On May 12, 2021, Senator Kevin Thomas reintroduced the New York Privacy Act (the “Act” or “NY Privacy Act”) before the New York Senate. In 2019, Senator Thomas had hoped to pass privacy legislation S5642 (the “Bill”) to amend the general business law in order to address the management and oversight of consumer personal information. The Bill was set aside during the 2019 coronavirus pandemic when priorities shifted to address COVID-related issues. Recently, managing partner of the firm, David Klein, was quoted in Crain’s New York Businessexplaining that “the bill is based on a landmark California Law – the Consumer Privacy Act of 2018 – but offers several provisions that go beyond the Golden State bill.” A similar bill has also been reintroduced in the New York Assembly. On May 24, 2021, the Act advanced to a third reading in the Senate. The NY Privacy Act is now subject to debate, discussion and explanation.
What are the key provisions of the NY Privacy Act?
Elements of the NY Privacy Act
The NY Privacy Act applies to “legal persons that conduct business in New York or produce products or services that are targeted to residents of New York,” provided that businesses: 1) have annual gross revenues of at least twenty-five (25) million dollars; 2) control or process personal data of one hundred thousand consumers or more; 3) capture personal data of five hundred thousand people nationwide, and control or process personal data of ten thousand consumers; or 4) develop fifty percent of their gross revenue from the sale of personal data, and control or process personal data of twenty-five thousand consumers or more. Entities that are exempt from these requirements include state and local governments and municipal corporations.
Similar to the California Consumer Privacy Act (“CCPA”) and the European Union’s General Data Privacy Regulation (“GDPR”), the NY Privacy Act affords consumers the right to exercise more control over their personal data and “requires businesses to be responsible, thoughtful, and accountable managers” of that personal data. The Act provides New York consumers with the right to: 1) know how their data is being used, processed and shared; 2) access and obtain a copy of the data that is being collected about them; 3) correct inaccurate data; and 4) delete their data.
Data brokers would be required to register with the New York State Attorney General on or before January 31st following a year in which they meet the definition of data broker and pay a registration fee of $100.00. Under the Act, a data broker is defined as a person or legal entity “that does business in the state of New York and knowingly collects, and sells to controllers or third-parties, the personal data of a consumer with whom it does not have a direct relationship.” Failing to register as a data broker exposes the business to liability for civil penalties, fees and costs in any action brought by the Attorney General.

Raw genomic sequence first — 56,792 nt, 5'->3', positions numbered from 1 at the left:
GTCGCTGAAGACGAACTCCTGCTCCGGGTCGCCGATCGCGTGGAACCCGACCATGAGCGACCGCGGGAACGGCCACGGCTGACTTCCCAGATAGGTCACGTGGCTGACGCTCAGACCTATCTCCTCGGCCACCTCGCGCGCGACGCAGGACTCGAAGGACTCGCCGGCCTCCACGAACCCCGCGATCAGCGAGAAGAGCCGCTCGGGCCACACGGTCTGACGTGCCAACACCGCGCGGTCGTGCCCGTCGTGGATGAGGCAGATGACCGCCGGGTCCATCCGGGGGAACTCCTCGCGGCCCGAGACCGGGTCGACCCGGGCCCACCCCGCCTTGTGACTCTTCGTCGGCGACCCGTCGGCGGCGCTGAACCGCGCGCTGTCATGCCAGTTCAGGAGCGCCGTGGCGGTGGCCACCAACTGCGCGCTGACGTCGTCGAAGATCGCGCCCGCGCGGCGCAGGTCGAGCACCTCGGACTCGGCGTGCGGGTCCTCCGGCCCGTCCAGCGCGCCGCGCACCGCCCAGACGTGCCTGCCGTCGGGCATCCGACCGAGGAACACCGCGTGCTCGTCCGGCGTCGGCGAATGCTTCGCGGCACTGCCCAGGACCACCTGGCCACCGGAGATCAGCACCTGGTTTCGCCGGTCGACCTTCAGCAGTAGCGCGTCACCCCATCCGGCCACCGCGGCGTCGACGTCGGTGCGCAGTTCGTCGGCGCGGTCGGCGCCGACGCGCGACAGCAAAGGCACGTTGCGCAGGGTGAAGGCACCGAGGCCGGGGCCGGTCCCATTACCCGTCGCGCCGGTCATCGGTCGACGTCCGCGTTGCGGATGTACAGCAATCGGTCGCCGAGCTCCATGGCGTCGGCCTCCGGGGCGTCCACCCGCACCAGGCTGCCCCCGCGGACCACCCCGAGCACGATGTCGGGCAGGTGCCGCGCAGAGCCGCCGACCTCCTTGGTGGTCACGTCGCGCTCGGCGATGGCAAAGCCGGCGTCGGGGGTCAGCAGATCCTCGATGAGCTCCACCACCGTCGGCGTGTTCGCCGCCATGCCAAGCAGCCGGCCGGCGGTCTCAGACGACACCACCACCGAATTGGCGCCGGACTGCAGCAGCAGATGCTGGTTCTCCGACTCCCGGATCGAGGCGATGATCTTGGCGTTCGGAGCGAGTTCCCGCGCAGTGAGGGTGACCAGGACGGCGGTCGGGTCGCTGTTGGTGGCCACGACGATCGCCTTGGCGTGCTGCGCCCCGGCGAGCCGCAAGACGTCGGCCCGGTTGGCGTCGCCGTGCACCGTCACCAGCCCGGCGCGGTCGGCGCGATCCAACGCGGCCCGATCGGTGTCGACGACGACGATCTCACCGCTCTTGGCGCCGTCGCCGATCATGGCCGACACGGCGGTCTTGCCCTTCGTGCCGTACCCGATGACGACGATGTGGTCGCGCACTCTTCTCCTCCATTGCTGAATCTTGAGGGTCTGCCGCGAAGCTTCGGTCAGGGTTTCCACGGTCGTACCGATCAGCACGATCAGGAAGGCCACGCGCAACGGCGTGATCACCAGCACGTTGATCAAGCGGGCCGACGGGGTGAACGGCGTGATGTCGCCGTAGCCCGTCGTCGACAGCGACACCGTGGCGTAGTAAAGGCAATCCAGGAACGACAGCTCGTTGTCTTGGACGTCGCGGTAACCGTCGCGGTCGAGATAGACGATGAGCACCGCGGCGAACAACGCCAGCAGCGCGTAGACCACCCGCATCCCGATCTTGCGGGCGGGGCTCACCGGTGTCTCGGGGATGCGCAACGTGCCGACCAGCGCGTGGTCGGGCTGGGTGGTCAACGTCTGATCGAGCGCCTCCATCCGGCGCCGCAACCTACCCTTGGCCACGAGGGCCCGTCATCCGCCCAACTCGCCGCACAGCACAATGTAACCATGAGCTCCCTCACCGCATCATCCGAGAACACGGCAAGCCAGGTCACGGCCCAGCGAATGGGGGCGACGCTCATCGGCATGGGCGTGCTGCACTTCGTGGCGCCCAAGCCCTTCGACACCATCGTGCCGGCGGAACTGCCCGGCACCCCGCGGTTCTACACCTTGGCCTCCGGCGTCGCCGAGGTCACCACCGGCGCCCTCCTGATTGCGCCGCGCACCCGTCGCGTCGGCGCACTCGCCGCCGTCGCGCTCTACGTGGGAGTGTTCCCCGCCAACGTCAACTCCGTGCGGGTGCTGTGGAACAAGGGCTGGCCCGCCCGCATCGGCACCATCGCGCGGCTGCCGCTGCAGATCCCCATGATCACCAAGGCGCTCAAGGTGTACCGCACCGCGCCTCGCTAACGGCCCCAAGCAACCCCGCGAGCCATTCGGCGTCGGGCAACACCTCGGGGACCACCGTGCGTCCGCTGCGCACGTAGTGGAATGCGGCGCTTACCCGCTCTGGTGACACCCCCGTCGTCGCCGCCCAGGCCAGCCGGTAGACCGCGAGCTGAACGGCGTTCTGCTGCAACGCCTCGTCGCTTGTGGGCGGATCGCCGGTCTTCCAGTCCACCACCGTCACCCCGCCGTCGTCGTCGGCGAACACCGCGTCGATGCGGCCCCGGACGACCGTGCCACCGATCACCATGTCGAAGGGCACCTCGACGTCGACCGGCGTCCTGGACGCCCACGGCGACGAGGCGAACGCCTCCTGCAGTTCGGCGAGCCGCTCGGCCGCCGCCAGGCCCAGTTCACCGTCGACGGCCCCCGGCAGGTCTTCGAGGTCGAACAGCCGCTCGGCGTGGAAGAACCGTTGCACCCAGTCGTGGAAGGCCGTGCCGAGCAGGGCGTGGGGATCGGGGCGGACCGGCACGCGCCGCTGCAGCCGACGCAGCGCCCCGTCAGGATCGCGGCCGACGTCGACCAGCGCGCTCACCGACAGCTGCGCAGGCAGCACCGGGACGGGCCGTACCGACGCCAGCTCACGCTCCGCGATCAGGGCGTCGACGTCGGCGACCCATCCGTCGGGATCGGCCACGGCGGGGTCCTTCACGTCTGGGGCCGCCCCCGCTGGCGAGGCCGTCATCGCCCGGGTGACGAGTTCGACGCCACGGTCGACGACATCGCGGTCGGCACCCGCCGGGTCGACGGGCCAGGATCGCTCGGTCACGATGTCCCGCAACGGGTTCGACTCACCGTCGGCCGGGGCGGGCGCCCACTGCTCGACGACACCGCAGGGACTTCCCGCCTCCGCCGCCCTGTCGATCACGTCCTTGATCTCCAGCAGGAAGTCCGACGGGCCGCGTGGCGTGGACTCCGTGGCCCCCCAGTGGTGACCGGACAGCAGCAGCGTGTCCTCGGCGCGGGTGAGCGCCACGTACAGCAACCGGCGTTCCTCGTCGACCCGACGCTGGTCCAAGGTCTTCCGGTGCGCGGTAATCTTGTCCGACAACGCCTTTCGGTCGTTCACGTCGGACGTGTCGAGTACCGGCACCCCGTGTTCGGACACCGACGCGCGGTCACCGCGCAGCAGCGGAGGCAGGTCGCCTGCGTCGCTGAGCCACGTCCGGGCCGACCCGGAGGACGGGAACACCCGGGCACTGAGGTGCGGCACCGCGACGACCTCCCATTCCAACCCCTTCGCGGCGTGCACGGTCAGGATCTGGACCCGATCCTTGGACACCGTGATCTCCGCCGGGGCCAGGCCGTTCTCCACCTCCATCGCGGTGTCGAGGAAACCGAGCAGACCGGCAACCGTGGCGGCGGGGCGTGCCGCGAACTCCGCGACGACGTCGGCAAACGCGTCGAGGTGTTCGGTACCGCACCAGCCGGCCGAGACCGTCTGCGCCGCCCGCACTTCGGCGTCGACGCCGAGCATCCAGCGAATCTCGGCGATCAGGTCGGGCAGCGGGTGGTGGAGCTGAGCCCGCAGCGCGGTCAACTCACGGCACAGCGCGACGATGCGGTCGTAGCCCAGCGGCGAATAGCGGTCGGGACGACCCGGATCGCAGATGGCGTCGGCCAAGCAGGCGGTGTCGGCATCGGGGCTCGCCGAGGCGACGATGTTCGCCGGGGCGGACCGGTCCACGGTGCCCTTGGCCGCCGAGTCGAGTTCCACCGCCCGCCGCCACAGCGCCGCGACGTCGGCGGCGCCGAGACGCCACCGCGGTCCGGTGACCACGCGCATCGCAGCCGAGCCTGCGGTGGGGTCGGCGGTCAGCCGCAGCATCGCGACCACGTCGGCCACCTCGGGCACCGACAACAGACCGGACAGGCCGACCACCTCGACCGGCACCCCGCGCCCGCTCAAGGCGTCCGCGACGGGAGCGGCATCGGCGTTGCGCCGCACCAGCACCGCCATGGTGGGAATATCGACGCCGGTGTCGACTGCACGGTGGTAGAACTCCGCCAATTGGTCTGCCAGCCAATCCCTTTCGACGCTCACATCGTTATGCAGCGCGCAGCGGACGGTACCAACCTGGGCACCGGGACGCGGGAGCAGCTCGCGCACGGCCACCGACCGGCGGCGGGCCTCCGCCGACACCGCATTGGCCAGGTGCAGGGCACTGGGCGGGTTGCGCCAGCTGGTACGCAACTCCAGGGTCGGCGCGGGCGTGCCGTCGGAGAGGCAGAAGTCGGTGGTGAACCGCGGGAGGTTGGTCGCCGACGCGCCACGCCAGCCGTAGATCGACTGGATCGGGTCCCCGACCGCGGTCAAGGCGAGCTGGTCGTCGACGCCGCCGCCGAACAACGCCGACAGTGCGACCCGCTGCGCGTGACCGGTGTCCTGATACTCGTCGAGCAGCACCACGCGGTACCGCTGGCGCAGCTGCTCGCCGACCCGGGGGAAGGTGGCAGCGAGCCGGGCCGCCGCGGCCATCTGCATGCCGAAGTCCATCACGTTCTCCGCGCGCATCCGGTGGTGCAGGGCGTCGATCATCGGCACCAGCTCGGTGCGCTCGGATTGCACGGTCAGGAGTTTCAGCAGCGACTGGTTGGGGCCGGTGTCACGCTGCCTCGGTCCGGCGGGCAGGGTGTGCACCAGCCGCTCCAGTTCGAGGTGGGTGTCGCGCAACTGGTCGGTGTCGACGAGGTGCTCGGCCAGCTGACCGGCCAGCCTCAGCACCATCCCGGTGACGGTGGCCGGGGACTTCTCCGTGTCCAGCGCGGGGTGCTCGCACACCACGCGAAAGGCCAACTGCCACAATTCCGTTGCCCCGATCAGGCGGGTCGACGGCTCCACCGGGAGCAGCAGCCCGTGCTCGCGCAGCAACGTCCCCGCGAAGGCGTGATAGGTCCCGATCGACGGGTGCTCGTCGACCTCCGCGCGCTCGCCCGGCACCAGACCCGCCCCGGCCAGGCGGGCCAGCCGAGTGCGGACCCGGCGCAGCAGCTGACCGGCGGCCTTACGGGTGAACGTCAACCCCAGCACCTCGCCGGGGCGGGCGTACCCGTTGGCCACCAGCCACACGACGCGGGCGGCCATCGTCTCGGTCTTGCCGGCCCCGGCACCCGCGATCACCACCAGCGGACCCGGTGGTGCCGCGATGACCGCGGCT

The NY Privacy Act imparts enforcement authority to the Attorney General and includes, significantly, a private right of action for New York State consumers. The Attorney General would be empowered to bring an action or special proceeding on behalf of New Yorkers who have been harmed by any violations of the NY Privacy Act. Pursuant to the proposed law, the New York Attorney General would be authorized to seek civil penalties of up to $15,000.00 per each violation of the Act. Additionally, any citizen whose consumer privacy rights had been violated would be able to bring a private right of action to recover actual damages or one $1,000.00, whichever is greater, together with attorneys’ fees.
Should the NY Privacy Act pass into law, the Senate is seeking to have it take effect immediately. We will continue to monitor the progress of the Act and update our readers on any changes to the legislation.
New York is one of many jurisdictions that are considering consumer data privacy legislation at this time. As Klein pointed out in the Crain’s article, “with laws already passed in California and Virginia, plus more than 25 under review in other states, companies are worried they will be left balancing a patchwork of regulations. It is very difficult and onerous for companies to tailor their data practices state by state unless you just tailor [them] to the most restrictive statute.”
The material contained herein is provided for informational purposes only and is not legal advice, nor is it a substitute for obtaining legal advice from an attorney. Each situation is unique, and you should not act or rely on any information contained herein without seeking the advice of an experienced attorney.
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